And when Moses had finished speaking with them, he put a veil on his face. (Exodus 34:33)
The radiance that emitted from Moses face must have been extraordinary. Several translations tell us that his face emitted “beams” of light that shone so brightly that the people were afraid to approach him. The Hebrew word translated as “beams” is קרן keren which can also mean “horn.” That is why Michelangelo’s famous sculpture of Moses portrays him as having horns — an unfortunate misunderstanding that has had some long lasting consequences. However, ugly horns are not what the children of Israel observed; they witnessed rays of light shining from his face, indicating he had been in the Presence of the Almighty.
The veil he wore served to conceal the radiance of God’s Glory as he spoke to them. Consequently, each time Moses spoke to the congregation, they could hear his words but could not perceive his features hinting at the fact that, though Israel continually heard God’s Word, they rarely perceived what He was really saying. This inability to perceive was because, as the Apostle Paul saw it, a veil was upon their heart. In his second letter to the church of Corinth, Paul connected this situation to those of his day who didn’t recognize Yeshua as the Messiah and, consequently, could not truly discern what and who Moses was writing about.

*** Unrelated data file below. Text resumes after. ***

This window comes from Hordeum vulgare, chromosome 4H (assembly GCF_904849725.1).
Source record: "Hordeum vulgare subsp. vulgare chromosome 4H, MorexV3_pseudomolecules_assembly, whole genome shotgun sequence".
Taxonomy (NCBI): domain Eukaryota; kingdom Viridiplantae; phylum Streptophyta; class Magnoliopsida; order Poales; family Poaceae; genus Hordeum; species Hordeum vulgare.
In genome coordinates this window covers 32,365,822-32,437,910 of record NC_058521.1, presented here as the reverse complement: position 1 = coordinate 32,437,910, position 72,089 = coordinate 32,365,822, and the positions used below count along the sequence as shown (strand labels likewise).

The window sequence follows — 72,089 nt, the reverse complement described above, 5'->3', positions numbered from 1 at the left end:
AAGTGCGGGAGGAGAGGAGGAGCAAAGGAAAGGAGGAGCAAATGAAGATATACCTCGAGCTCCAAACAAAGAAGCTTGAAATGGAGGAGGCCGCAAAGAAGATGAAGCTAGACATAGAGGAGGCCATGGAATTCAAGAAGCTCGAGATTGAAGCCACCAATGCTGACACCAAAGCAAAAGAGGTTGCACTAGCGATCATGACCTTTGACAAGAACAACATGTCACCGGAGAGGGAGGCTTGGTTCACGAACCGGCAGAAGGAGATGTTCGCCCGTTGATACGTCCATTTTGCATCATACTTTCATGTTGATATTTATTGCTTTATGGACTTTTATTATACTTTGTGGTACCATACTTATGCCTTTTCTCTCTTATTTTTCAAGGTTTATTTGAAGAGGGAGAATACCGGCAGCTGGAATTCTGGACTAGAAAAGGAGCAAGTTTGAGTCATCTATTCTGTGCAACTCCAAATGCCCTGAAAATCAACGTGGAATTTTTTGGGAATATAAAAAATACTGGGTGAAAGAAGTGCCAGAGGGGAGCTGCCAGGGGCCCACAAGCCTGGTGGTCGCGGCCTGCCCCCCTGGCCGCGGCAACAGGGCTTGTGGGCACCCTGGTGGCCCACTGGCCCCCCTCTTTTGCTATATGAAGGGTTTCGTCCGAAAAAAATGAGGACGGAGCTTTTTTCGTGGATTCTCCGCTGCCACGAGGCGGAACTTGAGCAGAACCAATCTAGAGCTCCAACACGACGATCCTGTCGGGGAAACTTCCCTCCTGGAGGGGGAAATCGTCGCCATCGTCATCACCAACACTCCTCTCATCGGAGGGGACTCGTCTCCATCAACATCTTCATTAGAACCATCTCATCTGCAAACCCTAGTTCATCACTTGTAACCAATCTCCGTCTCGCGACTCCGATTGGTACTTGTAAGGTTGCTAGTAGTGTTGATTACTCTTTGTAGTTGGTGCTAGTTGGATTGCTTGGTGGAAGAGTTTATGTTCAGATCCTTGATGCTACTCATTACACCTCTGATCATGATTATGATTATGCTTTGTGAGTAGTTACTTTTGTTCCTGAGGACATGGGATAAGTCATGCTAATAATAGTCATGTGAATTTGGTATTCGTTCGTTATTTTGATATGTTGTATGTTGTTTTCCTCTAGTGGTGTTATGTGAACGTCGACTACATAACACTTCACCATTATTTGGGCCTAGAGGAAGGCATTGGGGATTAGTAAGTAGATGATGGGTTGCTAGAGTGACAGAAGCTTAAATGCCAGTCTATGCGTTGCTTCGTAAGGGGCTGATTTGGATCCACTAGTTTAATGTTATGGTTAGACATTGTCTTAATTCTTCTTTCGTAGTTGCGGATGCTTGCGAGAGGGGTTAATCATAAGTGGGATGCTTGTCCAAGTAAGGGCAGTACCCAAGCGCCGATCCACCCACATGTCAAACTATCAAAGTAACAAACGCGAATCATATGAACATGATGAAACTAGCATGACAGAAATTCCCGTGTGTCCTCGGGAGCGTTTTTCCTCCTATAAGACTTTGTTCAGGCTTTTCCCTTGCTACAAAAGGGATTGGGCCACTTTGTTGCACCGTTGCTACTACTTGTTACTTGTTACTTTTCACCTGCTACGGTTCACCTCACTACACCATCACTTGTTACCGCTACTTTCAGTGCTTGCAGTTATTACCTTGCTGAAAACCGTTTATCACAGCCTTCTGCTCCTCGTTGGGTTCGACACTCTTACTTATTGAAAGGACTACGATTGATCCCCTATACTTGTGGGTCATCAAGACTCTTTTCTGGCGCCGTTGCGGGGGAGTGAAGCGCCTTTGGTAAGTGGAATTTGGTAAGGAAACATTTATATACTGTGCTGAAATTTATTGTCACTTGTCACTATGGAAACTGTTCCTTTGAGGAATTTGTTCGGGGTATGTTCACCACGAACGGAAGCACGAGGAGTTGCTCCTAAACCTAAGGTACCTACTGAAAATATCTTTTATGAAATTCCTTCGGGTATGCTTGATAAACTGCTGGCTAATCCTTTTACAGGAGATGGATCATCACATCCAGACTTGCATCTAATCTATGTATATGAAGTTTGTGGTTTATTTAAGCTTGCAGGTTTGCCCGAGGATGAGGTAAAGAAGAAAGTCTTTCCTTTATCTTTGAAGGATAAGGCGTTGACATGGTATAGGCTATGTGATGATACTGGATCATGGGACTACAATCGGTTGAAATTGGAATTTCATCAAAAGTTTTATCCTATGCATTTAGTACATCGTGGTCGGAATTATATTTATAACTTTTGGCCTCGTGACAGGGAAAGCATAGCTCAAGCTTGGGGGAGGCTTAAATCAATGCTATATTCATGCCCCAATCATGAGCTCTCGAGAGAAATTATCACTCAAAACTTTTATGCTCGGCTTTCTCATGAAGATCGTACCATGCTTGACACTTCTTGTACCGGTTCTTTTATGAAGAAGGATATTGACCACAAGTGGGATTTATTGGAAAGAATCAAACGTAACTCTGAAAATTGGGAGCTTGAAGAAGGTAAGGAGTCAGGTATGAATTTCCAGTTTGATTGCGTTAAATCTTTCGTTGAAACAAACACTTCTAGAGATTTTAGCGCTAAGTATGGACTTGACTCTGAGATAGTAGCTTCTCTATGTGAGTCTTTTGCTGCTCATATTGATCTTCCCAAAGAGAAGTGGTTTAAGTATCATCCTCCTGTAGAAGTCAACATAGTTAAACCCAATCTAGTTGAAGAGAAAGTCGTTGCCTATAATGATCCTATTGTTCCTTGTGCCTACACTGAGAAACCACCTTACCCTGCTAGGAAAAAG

Essentially, Paul argued that those without Messiah look at the Torah and see death because the veil is still upon their eyes. But when one turns to the Messiah, the veil is lifted and, not only do we see Yeshua in the Torah, we see the life inherent in the Torah and the Prophets. Let’s put it this way: those who are in Messiah should not view the Torah as having “horns” — an allusion to something wicked — but as rays of light that point us to the Messiah. When we see that Yeshua is the object of the Torah, we can perceive the life within the words of Moses, not death. Yeshua Himself said that Moses “wrote about me” (John 5:46).
So the point today is that we, as believers, should not allow the veil to remain upon Moses and miss out on all the wonderful rays of light that shine forth from the so-called Old Testament. From cover to cover, the Bible is the Word of God and, as we know, we live by every word that proceeds from the mouth of the LORD God. It is our duty and is in our best interests to study all of God’s Word because, as Paul encouraged Timothy:
All Scripture is given by inspiration of God, and is profitable for doctrine, for reproof, for correction, for instruction in righteousness, that the man of God may be complete, thoroughly equipped for every good work. (2 Timothy 3:16-17)
Blessings and Shalom,